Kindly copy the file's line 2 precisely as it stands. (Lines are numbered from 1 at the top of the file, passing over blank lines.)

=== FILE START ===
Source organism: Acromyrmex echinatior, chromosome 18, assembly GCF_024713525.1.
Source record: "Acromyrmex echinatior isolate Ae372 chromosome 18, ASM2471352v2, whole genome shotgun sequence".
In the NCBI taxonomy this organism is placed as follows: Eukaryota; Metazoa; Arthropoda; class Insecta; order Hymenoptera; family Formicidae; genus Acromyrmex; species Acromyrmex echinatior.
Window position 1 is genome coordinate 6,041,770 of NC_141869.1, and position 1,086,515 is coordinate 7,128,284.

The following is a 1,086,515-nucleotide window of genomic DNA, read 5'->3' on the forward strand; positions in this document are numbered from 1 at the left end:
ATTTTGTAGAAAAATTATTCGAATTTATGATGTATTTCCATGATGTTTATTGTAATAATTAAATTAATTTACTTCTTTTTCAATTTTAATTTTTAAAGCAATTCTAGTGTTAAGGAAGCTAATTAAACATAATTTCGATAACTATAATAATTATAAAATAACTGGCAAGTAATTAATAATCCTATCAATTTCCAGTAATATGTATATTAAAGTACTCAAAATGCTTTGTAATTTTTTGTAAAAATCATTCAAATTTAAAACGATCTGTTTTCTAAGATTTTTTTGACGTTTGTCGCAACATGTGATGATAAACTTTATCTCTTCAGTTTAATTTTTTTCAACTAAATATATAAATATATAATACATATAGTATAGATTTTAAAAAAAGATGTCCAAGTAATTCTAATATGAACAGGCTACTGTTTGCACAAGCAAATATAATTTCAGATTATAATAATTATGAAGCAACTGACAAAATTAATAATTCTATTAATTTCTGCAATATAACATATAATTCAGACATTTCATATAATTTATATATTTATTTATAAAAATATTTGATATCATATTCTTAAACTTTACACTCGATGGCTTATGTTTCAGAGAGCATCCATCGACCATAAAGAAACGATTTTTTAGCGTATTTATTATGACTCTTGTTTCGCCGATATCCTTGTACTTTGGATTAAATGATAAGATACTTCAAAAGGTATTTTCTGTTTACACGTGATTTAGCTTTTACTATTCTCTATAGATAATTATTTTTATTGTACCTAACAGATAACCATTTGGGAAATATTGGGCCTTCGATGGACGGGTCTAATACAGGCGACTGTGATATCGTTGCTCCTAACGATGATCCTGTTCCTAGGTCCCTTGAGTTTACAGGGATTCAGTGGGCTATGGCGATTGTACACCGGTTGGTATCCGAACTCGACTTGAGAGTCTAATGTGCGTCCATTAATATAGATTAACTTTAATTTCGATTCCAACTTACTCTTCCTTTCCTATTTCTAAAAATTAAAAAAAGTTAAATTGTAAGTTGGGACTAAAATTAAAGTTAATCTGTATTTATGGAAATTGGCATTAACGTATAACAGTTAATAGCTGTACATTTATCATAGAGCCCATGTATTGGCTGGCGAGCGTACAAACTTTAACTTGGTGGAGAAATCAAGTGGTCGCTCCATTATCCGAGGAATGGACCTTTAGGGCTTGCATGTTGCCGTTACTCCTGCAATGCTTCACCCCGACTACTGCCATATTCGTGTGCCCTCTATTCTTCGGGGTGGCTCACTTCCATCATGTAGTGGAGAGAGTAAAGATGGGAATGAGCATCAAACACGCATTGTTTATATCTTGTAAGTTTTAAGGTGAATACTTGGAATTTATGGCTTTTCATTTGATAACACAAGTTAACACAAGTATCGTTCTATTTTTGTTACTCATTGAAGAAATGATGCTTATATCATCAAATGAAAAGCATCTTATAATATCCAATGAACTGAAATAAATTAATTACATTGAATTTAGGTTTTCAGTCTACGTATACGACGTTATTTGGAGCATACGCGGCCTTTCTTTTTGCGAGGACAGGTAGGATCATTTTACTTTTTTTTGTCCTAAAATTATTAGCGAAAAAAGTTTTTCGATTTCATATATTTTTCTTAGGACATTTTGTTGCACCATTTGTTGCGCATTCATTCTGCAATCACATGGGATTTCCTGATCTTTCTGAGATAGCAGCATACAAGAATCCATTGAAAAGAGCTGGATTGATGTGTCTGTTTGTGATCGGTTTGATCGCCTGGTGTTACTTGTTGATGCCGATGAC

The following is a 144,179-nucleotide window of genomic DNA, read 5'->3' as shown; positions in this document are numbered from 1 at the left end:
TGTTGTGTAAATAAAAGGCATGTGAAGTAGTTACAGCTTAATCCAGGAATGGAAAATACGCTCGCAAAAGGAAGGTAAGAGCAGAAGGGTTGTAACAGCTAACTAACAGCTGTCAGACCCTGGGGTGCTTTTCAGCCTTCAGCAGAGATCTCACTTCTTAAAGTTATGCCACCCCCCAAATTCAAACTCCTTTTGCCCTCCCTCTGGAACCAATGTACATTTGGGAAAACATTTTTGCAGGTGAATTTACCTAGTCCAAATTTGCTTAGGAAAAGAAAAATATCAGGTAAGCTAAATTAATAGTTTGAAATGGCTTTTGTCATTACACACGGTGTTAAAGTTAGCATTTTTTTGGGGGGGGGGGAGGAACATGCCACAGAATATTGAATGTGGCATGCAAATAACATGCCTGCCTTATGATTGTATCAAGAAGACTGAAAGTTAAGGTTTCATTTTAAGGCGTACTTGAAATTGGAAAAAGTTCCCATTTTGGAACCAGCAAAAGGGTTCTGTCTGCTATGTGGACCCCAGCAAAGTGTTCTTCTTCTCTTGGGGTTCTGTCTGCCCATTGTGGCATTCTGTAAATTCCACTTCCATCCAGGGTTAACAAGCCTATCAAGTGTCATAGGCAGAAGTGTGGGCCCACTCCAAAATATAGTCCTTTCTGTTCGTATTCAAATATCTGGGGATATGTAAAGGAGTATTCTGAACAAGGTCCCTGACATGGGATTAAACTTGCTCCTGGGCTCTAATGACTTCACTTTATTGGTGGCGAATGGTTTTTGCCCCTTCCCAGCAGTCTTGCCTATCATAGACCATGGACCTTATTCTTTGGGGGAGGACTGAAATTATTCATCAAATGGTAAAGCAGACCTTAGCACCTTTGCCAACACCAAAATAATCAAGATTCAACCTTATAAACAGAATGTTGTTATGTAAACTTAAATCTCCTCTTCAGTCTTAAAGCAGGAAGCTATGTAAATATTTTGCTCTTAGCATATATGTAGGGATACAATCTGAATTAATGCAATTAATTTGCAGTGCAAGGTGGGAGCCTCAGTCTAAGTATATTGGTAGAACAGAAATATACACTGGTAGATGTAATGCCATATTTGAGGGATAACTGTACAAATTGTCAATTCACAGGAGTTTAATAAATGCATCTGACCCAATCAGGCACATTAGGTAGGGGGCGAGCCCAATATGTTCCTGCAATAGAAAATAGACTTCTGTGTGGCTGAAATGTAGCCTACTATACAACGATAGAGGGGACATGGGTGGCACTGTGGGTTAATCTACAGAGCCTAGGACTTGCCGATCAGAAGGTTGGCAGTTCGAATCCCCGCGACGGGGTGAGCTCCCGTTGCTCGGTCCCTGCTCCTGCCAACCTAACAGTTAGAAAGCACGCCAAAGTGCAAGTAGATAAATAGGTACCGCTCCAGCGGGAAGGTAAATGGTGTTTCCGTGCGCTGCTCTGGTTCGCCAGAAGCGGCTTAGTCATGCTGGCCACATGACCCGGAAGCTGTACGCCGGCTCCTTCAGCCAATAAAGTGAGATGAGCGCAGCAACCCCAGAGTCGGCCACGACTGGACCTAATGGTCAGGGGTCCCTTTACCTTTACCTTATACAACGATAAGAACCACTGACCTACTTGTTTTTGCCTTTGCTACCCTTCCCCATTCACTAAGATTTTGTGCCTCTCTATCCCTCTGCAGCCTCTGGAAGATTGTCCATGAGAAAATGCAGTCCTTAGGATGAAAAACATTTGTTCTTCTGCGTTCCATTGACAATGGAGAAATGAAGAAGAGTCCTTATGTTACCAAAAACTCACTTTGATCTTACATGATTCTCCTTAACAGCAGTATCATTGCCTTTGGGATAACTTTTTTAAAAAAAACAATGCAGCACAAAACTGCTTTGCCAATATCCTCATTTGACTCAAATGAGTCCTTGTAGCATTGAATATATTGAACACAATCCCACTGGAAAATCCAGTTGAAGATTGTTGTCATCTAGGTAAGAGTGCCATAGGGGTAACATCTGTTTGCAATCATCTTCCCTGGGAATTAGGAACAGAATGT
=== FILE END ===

Source record: "Acromyrmex echinatior isolate Ae372 chromosome 18, ASM2471352v2, whole genome shotgun sequence".